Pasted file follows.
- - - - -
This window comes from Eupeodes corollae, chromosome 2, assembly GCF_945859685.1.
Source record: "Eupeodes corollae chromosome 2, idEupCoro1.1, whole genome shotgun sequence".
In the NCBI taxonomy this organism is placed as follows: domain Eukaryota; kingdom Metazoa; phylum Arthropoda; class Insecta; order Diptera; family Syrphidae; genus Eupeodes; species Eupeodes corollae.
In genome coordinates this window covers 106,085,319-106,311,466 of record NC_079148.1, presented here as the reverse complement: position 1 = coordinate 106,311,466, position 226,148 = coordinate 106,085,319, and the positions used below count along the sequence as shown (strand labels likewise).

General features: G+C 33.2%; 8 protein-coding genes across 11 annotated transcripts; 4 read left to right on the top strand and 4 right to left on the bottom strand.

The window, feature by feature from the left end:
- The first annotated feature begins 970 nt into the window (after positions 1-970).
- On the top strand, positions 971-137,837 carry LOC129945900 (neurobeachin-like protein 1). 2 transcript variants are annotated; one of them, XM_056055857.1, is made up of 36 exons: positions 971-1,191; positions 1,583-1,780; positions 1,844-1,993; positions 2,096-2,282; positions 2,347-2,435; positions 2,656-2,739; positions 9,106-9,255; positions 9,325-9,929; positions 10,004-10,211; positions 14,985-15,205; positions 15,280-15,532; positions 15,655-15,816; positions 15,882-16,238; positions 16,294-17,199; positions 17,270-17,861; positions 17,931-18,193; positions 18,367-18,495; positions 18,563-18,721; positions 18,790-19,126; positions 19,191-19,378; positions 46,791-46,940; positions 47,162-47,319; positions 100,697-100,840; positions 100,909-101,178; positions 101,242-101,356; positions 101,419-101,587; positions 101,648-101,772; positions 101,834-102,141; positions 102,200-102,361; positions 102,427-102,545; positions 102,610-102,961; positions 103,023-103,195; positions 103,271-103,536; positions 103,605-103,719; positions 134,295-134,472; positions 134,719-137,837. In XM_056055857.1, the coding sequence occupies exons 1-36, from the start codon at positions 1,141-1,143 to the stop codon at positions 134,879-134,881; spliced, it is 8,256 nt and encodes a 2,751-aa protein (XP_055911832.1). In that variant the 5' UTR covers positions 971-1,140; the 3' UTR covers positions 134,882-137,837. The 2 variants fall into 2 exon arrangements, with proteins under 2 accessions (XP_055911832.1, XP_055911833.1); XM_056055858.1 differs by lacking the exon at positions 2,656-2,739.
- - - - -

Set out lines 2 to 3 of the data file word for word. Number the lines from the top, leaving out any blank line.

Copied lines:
Source record: "Eupeodes corollae chromosome 2, idEupCoro1.1, whole genome shotgun sequence".
In the NCBI taxonomy this organism is placed as follows: domain Eukaryota; kingdom Metazoa; phylum Arthropoda; class Insecta; order Diptera; family Syrphidae; genus Eupeodes; species Eupeodes corollae.